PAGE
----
Consider, for instance, these two paragraphs from a student essay on "The Gettysburg Address" — an essay analyzing President Lincoln's subtle shadings of the plural pronoun in his dedication of a battlefield cemetery (a rhetorical task sometimes, I think, of necessity falling upon presidents):
Lincoln's second paragraph not only locates the ceremony temporally and geographically in the midst of "a great civil war" and on "a great battlefield of that war," but in relation to an ambiguously specified "we," a pronoun referring to a much larger audience than that physically present. The word is enormously complex, for its most obvious referent initially shifts from all the citizens of the nation only to those present in Lincoln's audience. To illustrate, the first instance of "we" in his second paragraph ("we are engaged in a great civil war") refers to the nation as a whole, while the second, third, and fourth instances ("We are met on a great battlefield," "We have come to dedicate . . . ," and ". . . we should do this") refer only to Lincoln's own battlefield audience.
Admittedly, Lincoln's contraction of pronominal reference is a subtle one, yet his subtlety is what effectively blurs the referencing of "we" so that, on the one hand, "we" — the audience — might be present not just at the ceremony but at a genuine war (the great "testing"), and on the other, so that "we" — citizens — might also be present at the ceremony (hearing Lincoln's words and sharing his grief). The effect of such pronominal contraction is essentially to mythologize the ceremony, to make it much larger than life, to expand its importance beyond that of any single ceremony, any single battle, perhaps any single war. Obviously, Lincoln's final sentence ("It is altogether fitting and proper that we should do this") becomes thereby a powerful, sympathetic acknowledgment not only of his own mourning, but also that of his audience and that, equally, of his entire American nation.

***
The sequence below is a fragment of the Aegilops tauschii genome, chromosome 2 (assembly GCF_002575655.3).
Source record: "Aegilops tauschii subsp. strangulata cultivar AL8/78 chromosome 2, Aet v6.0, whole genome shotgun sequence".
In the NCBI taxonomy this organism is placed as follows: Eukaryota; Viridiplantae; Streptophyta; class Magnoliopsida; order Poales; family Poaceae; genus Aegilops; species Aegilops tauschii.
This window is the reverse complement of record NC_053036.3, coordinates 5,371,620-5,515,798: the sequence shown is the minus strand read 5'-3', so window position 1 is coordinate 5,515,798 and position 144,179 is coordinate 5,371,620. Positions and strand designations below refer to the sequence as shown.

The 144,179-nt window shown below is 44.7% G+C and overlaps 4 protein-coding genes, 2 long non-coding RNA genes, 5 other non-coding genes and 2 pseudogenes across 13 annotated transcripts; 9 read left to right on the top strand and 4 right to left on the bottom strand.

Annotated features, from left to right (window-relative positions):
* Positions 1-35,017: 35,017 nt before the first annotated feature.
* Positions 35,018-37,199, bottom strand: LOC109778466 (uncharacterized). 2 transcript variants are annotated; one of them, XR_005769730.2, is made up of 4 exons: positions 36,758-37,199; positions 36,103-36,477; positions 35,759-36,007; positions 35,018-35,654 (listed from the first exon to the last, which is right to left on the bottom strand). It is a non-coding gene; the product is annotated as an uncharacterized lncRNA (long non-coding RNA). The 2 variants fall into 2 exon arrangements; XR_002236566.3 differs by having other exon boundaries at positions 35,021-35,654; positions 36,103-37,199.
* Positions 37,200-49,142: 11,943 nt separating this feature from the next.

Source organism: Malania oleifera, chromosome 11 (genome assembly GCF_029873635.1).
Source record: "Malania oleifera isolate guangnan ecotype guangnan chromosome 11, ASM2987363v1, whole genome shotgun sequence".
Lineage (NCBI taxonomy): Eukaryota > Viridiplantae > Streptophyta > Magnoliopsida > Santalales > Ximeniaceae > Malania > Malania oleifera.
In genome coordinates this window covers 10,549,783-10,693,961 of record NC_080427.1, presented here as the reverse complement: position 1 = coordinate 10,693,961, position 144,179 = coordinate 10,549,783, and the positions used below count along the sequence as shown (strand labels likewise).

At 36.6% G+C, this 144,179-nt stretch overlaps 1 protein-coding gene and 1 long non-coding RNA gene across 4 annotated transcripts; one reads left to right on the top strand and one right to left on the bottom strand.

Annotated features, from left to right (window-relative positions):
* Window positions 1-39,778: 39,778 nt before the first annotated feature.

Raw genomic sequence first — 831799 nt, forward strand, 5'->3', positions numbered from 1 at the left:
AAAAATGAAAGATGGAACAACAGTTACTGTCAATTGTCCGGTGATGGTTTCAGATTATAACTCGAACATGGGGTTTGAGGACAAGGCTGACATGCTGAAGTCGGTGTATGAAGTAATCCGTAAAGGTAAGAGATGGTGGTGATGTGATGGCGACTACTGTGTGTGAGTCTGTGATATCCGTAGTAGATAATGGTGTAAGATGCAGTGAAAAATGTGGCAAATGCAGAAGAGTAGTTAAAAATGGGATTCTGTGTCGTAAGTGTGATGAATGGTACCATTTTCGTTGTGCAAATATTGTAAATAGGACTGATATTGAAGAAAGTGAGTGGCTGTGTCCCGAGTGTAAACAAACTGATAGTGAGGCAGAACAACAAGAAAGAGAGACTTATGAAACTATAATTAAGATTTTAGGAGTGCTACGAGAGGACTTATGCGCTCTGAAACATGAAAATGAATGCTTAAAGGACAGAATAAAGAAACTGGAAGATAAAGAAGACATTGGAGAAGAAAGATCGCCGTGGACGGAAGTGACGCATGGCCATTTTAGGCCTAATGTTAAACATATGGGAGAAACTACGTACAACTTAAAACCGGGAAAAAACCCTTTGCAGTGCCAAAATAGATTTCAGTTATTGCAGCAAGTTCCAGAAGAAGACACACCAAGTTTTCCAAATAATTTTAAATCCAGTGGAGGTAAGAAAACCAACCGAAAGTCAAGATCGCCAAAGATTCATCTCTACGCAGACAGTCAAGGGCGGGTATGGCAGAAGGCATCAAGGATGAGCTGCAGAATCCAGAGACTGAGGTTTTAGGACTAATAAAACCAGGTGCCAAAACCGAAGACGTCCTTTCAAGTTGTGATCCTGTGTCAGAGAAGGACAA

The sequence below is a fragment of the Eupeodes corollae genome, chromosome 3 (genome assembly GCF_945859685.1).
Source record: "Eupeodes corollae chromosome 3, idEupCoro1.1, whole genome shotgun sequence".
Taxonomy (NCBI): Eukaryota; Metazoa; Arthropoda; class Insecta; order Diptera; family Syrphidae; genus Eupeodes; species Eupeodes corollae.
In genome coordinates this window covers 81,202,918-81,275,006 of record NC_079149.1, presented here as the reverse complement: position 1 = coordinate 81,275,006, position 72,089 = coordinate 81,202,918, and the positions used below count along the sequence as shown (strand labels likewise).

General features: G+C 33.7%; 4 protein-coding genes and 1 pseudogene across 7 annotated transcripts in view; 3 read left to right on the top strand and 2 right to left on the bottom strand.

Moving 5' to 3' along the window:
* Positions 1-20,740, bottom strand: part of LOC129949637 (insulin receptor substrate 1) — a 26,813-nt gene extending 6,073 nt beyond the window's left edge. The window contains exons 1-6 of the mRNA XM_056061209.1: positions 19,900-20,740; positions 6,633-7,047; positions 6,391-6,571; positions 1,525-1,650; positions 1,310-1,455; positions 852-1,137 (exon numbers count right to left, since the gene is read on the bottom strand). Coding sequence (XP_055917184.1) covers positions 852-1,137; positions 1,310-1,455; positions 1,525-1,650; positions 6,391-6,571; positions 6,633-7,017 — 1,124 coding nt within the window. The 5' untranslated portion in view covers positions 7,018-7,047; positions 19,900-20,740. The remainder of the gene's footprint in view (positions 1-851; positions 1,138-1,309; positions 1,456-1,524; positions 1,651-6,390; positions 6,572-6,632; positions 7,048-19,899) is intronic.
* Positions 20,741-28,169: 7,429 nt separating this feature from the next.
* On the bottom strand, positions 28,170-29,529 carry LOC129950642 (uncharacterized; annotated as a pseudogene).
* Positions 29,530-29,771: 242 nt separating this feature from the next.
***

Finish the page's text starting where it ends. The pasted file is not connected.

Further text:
Having heard George W. Bush's lengthy State-of-the-Union speech last week, we might ask if anyone serves us now as a good president, editor, or "tapeworm" even. Happily, with Thomas Jefferson still, we might all fittingly say: "We hold these truths to be self-evident . . . "
Properly speaking (sotto voce), it is, of course, our challenge.
I will soon be off to New York. I thought you should know. I should say that style calls me there to don the garb of a word judge — a one-, two-, three-, four-, five-, and (yes) six-word judge, too. Once in Here, Here: Where Have You Been There? you saw me stuck by a "T'ree" when back from New York. Some eight months back, that was.
So now I thought to fess up to the real truth: I meant a T(h)ree! A hard word for me to say then or now, here or there. It has to do with what Dave Blum down on Wall Street calls "a group of folks, some here and some there, who like to talk in one-pulse words." Here is what he says of us (more than just a few, too) in a short piece called "In Praise of Small Words."
May I have a small word with you?
I want to tell you the tale of a group of folks, some here and some there, who like to talk in one-pulse words. There are no more than a few folks so far — a cult, in a way — but you will want to play their game once your hear more. I shall tell this tale in words of one pulse, if I can. So, please bear with me — it will, of course, be short and sweet.
Of course, Blum is a Wall-Street news type — a guy who has no clue that just one word we may all say is "seven" (as we may all say [when in real need of a buck or two or three], one small last word, too: you guessed it, New Jersey).
Well, I'm off on a big jet soon. Your guess is as good as mine where I'll be.
If you're looking for religion today, you've come to the wrong place. My title implicitly says as much already. Only wine happily escapes the pejoratives of an "unctuous style" — certainly not preachers, undertakers, and others given to lubricious applications of high spirits. And I should know.
I pressure-pumped shingle oil on my roof Saturday. Ugh! Talk about extreme unction and dirty hands! The experience was doubly compounded by Coppertone Sunblock #15, too. Even Dialectizer would have trouble doing justice to my "redneck."
Which is why I thought to share a short poem from Down Under. You'll appreciate Jeffrey Sears' aptly high umbrage — like mine, Saturday — at what he calls Rubbery Words.
Think of what modern petrochemicals have done for such substances today and you'll understand.
Meantime, I've a new category to start called "Diction."